How to deploy a self-hosted Docker registry with self-signed certificates


Illustration: Lisa Hornung/TechRepublic

When you need a Docker registry hosted on your LAN and you don’t want to go through the trouble of purchasing certificates from a Certificate Authority, what do you do? You deploy a registry using self-signed certificates.

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Although that process is a bit more complicated, it’s not so challenging that any IT admin can’t pull it off.

And I’m going to show you just how to do it.

What you’ll need

To make this work, you’ll need at least two machines, both of which have Docker installed. I’m going to demonstrate on Ubuntu Server 20.04 and Pop!_OS desktop. If you’re using a different operating system, you’ll need to alter the process accordingly.

How to create your directories

The first thing we’re going to do is create some directories to house the repository and the necessary certificates. I’m going to demonstrate this on my users’ home directory, but you can place them in any directory to which your user has access.

Create the base directory with:

mkdir ~/registry

Create the two subdirectories with:

mkdir ~/registry/certs

mkdir ~/registry/auth

Change in the certs directory with:

cd ~/registry/certs

Generate a private key with:

openssl genrsa 1024 > domain.key

Change the permissions for the new key with:

chmod 400 domain.key

Next, we need to generate our certificate. However, because of the way the authorization process now works, we must first create a san.cnf file with:

nano san.cnf

In that file, paste the following contents (making sure to edit accordingly):


default_bits  = 2048

distinguished_name = req_distinguished_name

req_extensions = req_ext

x509_extensions = v3_req

prompt = no


countryName = XX

stateOrProvinceName = N/A

localityName = N/A

organizationName = Self-signed certificate

commonName = Self-signed certificate


subjectAltName = @alt_names


subjectAltName = @alt_names


IP.1 =

Make sure to change (at least) IP.1 = to match the IP address of your hosting server.

Save and close the file.

Generate the key with:

openssl req -new -x509 -nodes -sha1 -days 365 -key domain.key -out domain.crt -config san.cnf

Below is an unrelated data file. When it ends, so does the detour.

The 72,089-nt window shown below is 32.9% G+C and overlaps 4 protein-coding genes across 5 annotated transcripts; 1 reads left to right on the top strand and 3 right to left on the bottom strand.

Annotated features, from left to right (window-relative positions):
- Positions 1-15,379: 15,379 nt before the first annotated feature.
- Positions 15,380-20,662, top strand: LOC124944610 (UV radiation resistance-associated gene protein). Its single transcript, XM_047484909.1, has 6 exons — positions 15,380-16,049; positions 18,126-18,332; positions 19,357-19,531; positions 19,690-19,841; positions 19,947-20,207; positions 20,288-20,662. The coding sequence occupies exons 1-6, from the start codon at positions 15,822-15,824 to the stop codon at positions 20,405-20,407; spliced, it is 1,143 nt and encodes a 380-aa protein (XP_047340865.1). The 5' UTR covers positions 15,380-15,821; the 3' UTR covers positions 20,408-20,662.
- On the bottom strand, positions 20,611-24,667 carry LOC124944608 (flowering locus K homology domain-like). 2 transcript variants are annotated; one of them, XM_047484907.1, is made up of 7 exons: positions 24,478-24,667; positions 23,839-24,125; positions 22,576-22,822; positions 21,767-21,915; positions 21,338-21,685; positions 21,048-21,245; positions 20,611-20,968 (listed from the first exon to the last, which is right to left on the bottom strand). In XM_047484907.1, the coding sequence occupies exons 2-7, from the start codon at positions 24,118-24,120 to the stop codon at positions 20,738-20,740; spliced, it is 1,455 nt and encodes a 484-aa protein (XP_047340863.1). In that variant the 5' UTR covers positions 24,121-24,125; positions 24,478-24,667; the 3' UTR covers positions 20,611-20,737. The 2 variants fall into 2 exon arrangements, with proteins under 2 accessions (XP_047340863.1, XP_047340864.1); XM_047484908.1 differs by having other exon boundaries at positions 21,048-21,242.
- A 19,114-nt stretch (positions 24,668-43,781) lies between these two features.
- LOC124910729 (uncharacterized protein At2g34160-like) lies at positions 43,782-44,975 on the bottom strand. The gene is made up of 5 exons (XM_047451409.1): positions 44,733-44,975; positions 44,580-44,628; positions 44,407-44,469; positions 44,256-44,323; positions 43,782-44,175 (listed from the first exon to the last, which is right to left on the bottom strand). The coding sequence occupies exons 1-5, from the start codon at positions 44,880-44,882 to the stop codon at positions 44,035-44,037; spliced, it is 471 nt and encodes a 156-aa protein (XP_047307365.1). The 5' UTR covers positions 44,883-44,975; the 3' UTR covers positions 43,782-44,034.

Change into the auth directory with:

cd ../auth

We now must pull down the registry container and have it generate an htpasswd file. This is done with the command:

docker run --rm --entrypoint htpasswd registry:2.7.0 -Bbn USERNAME PASSWORD > htpasswd

Where USERNAME is a unique username and PASSWORD is a unique/strong password.

How to deploy the registry server

It’s now time to deploy the registry server. Change back to the base registry directory with:

cd ~/registry

Deploy the registry container with the command:

docker run -d \

--restart=always \

--name registry \

-v `pwd`/auth:/auth \

-v `pwd`/certs:/certs \

-v `pwd`/certs:/certs \

-e REGISTRY_AUTH=htpasswd \




-e REGISTRY_HTTP_TLS_CERTIFICATE=/certs/domain.crt \

-e REGISTRY_HTTP_TLS_KEY=/certs/domain.key \

-p 443:443 \


Your registry should now be running and accessible from the local machine. If, however, you want to access it from a remote system, we need to add a ca.crt file. You need to copy the contents of the ~/registry/certs/domain.crt file.

Log into your second machine and create a new directory with:

sudo mkdir -p /etc/docker/certs.d/SERVER:443

Where SERVER is the IP address of the machine hosting the registry.

Create the new file with:

sudo nano /etc/docker/certs.d/SERVER:443/ca.crt

Where SERVER is the IP address of the machine hosting the registry.

Paste the contents from the domain.crt file (from the hosting server) into this new file. Save and close the file.

How to login to the new registry

From the second machine, open a terminal window and log into your new Docker registry with the command:

docker login -u USER -p https://SERVER:443

Where USER is the user you added when you generated the htpasswd file above and SERVER is the IP address of the machine hosting the registry.

You should be prompted for a password. Upon successful authentication, you’ll see Login Succeeded.

Congratulations, you’re now able to use that self-hosted Docker registry for your container images.

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